Kerman’s idea: a mobile team of peer support specialists trained to deescalate crises and rotate between providers throughout the day. “If we don’t address this, it’s only going to worsen,” Kerman warns. “I don’t want to be melodramatic and say it threatens our ability to serve, but it can certainly change the landscape in ways we don’t want to imagine.”

A lot of dollars are aimed at the homeless crisis.

Multnomah County is flush with cash thanks to federal bailout money and a $2.4 billion homeless services measure Metro voters passed last year, $52 million of which is available to the county in the first year. The money is mostly going toward permanent supportive housing, with smaller portions going to emergency and alternative shelters and behavioral health services.

And the city of Portland has pledged to use around $20 million of its available federal relief dollars for six “safe rest villages” this year.

Kerman and his Old Town colleagues want some of that money to confront immediate needs.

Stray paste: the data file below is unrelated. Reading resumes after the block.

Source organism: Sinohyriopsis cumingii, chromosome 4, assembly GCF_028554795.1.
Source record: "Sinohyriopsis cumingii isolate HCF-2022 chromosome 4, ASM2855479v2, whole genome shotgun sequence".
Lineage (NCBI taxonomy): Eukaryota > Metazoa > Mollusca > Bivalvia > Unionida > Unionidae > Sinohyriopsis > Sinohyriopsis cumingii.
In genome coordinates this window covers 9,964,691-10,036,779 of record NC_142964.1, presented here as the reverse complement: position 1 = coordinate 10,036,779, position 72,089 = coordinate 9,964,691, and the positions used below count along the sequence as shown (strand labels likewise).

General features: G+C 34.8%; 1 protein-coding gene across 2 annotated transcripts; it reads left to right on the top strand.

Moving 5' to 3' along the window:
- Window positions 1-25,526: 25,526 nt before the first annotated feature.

They say the spike in psychotic behavior threatens their ability to provide services. Kerman says Blanchet House considers temporarily halting serving one of its three daily meals at least four or five times a week because of someone’s behavior.

And some providers say the problem seems worse among women.

It’s not easy to pin down exactly why, but increased reliance on hard drugs like methamphetamine and opioids as coping mechanisms is likely part of it, says Erin Porter of the Oregon Idaho High Intensity Drug Trafficking Area: “With the housing crisis and COVID-19, use of illegal substances has increased drastically.” She says a primary reason homeless people use meth is to stay awake in case someone tries to commit a crime against them.

Multnomah County health officials say that 106 fatal meth overdoses occurred between January and June this year, compared to 82 in the same time frame last year. However, an increase in fentanyl-laced pills contributed to that spike. (WW previously examined the rise in meth-induced psychosis last year: “Over-Amped,” Feb. 26, 2020).